Spending spree short and sweet
People hold on to their windfall shares r Volatile week ahead for equities r Increase in firms in `intensive care'
Monday 18 August 1997
Though more than pounds 8bn of the total windfall payouts will be injected into the domestic economy, Fleming's research shows that the high import content of this expenditure will dilute the effect on Britain's GDP to 0.5 per cent this year.
Robert Fleming's economic adviser, Peter Warburton, says that with the surge in consumer confidence over the past six months expected to be reversed in the autumn there is no need to push interest rates higher to fend off a feared high street boom: "We found only a small minority of the respondents whose new-found spending confidence will continue at the expense of saving. The surge in consumer confidence is likely to be reversed quite rapidly this autumn."
The findings of the report echo comments from the Bank of England in which it suggested the four quarter-point interest rate rises in as many months would be enough to keep inflation on track to meet its 2.5 per cent target.
The Bank last week announced plans for its own investigation into the economic effects of the windfall factor.
Mr Warburton said: "The comparison with 1988, when real wages rose strongly and home-owners borrowed to excess, is poorly made. On the basis of the survey evidence, there is no case for hitting the consumer with further interest rate increases."
The survey is one of the first to attempt to pinpoint what former building society members have done with the windfalls that gave investors and borrowers an average of more than pounds 2,000 each in shares. Fleming calculated that the flotations of Halifax, Alliance & Leicester, Woolwich and Norwich Union, and those such as Northern Rock that were still to come, would release a total of pounds 8.2bn of spending power. Of that, pounds 2.1bn would be spent on home improvements, furnishings and DIY, pounds 2.1bn on holidays and travel and pounds 700m on electrical items for the home.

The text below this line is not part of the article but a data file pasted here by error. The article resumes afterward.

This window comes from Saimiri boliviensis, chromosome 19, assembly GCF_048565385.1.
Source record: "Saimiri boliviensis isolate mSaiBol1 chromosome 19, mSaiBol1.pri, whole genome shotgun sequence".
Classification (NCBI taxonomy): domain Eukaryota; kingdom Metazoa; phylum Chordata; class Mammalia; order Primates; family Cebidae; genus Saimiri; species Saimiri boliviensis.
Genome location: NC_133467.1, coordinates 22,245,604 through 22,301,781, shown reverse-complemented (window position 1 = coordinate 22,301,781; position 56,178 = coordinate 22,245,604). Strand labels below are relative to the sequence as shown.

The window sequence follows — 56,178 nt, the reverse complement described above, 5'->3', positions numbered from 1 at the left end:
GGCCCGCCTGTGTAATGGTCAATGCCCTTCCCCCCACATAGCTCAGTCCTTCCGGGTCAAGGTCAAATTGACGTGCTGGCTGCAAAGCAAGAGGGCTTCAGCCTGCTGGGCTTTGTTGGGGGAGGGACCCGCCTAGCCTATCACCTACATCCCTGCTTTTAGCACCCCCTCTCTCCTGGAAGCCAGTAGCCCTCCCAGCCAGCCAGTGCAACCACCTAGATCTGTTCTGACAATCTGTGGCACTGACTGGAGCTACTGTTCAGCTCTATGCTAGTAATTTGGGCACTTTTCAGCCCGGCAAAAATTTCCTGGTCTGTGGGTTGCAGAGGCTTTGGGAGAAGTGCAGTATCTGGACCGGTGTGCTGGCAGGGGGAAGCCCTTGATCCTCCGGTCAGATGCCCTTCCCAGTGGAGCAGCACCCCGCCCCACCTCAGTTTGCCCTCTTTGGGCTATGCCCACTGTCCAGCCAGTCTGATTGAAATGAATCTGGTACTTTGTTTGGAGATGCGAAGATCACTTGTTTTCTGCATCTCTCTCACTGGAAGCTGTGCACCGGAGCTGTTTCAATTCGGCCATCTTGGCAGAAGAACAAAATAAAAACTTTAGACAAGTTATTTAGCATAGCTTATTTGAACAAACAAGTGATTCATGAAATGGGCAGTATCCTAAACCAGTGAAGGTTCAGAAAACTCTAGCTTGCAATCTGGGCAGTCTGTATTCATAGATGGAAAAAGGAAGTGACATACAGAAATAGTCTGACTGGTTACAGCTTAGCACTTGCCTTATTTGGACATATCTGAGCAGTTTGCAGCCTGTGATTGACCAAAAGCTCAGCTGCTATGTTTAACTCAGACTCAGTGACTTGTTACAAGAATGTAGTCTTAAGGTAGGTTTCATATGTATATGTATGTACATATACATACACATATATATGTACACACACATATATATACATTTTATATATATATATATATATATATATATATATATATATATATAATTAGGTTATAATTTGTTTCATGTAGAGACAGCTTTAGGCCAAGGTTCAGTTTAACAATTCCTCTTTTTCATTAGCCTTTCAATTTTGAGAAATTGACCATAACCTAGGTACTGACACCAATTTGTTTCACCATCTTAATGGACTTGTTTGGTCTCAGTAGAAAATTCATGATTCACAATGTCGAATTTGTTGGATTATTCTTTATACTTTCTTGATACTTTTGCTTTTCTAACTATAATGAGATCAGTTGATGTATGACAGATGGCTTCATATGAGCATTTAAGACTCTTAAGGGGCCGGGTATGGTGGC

The detailed breakdown of the survey by age and social class revealed interesting differences in spending patterns. A fifth of young ABC1 professionals between the ages of 15 and 34 spent most of their windfalls on a car or motorbike, a much greater proportion than older people in the same social class.
A quarter of young C2DEs chose to spend their cash on electrical items. There was hardly any preference among ABC1s for electrical goods.
Middle-aged and older people from professional and managerial classes were more likely to use their windfalls to travel.
More than three quarters of windfall shares have been saved or used to repay debt. The high savings rate is expected to inject pounds 4bn of new business into the PEP and unit trust industry, but most of the new PEP accounts will be with the converting institutions themselves. Banks and building societies are expected to receive up to a further pounds 4bn of cash inflows.
A separate Harris poll of 168 MPs showed three quarters were in favour of maintaining the mutual status of building societies and life companies. The report was commissioned by NPI, the pensions and investment management group.
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